What do you think? Anything I’m missing? Any suggestions, or do you have an experience to share? Homeschooling is just another extension of parenting, and I will need to be trusting my gut and rechecking to see if I am helping my children to where they want to be.

First Day of Homeschool 2012!

Today was our official first day of homeschooling: Kindergarten for M and Preschool for C. I was surprised by how excited M was to be in “kindergarten”, even without having a school to go to. She kept talking about it all day! Today was the first day that I have ever put any emphasis on our homeschooling. And C wanted to be in kindergarten too!

First, I posted a daily schedule for the girls. They really loved knowing/seeing what the plan for the day was. I have planned a daily subject (started easy with Arts/Crafts for today) and kept enough flexibility in the calendar that I shouldn’t rebel too much.

Daily Rhythm Chart

We did our daily reading in our current chapter book (we finished the second book of the My Father’s Dragon trilogy).  After breakfast and getting dressed, and some meltdowns about headbands, we went outside for a photo shoot of the first day. M held a letter K for kindergarten, and C held a letter P for preschool (which she insisted on holding upside-down). The baby also stood in the photo shoot without my insistence (I guess she is trained for photos) but walked away by the end to explore the yard. Then we came inside to fill out a questionnaire. I hope to keep these traditions yearly.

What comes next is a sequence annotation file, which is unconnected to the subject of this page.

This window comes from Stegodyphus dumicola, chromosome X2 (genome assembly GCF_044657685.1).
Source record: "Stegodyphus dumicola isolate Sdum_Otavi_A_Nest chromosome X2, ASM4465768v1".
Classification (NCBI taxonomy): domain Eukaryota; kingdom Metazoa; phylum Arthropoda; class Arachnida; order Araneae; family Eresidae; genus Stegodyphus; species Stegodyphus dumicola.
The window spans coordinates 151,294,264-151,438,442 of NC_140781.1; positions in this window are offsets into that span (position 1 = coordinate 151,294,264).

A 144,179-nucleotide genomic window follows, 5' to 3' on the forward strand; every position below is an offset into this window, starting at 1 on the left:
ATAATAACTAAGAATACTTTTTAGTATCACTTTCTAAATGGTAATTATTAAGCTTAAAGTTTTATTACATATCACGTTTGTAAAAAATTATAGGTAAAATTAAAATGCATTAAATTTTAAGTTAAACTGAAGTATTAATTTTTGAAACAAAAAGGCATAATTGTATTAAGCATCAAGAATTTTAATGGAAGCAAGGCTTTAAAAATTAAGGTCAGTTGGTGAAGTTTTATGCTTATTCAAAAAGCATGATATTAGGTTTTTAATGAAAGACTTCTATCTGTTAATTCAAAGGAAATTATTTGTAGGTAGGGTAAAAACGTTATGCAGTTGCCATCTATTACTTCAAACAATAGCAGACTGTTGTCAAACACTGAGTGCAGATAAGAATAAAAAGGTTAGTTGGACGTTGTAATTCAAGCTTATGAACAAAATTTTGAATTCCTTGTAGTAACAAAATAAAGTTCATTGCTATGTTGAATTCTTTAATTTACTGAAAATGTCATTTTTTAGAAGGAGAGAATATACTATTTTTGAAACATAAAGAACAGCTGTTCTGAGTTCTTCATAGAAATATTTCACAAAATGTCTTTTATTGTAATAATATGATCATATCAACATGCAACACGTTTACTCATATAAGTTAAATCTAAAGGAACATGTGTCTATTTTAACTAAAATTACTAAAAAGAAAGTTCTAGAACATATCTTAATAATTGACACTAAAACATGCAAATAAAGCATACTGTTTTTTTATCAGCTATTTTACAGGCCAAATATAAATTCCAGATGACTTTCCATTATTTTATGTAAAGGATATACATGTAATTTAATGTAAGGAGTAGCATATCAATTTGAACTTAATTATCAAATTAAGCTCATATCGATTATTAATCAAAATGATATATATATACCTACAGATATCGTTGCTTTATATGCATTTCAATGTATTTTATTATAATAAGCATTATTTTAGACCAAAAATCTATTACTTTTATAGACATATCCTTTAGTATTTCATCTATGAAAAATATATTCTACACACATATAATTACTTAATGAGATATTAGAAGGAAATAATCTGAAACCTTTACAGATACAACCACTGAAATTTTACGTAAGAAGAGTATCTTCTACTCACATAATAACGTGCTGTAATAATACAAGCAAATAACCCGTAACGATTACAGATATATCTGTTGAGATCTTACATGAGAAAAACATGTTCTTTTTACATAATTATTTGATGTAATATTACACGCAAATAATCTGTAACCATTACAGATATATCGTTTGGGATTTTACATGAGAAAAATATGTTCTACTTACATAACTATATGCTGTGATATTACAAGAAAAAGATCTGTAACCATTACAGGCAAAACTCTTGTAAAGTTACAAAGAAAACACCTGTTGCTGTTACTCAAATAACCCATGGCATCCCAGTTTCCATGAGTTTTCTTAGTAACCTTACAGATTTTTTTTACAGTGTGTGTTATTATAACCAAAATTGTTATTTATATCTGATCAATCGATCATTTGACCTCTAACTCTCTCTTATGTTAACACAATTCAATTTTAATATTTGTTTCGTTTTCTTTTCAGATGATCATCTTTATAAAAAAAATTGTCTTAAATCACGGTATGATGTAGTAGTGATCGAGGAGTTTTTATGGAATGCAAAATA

After completing the first-day questionnaire, the girls created an art craft by gluing their letters onto cardstock and decorating with glitter glue and sequins. (Since today was Arts & Crafts Day, I was so tempted to call it done, instead of doing the project I had planned for that afternoon. But I didn’t; both girls love art and are frequently seen at their art table drawing, cutting, or gluing.) M also decided to make her own questionnaire; she wrote Kindergarten on top of a paper, and then itemized 5 lines: 1) her name 2) her favorite word to spell 3) her age 4) her favorite color and 5) her favorite letter. So cute!

Then we piled in the car, with the dog, and went for a mini nature hike. We collected items for our Prickly-Tickly Book. The girls had a lot of fun finding and feeling the different textures (smooth, rough, soft, fuzzy, etc). We do lots of hiking as a family, but this was the first time we’ve focused on a particular sense. Lots of fun!

We came home for lunch and the baby’s nap. We read picture books while eating lunch (my new trick to get more reading in!). Then the girls ran off to play until it was time to leave for speech class. On the way to speech, we made a quick stop at the library to pick up a book on hold. On the drive home from speech we listened to an interview on NPR about feathers, learning that recently discovered Therapod fossils in China have feathers, and that the first feathers were for decoration/color and later evolved into aerodynamic flight feathers. After a snack, we had an impromptu dance party. Then we did an art exploration with Blow-Art Painting.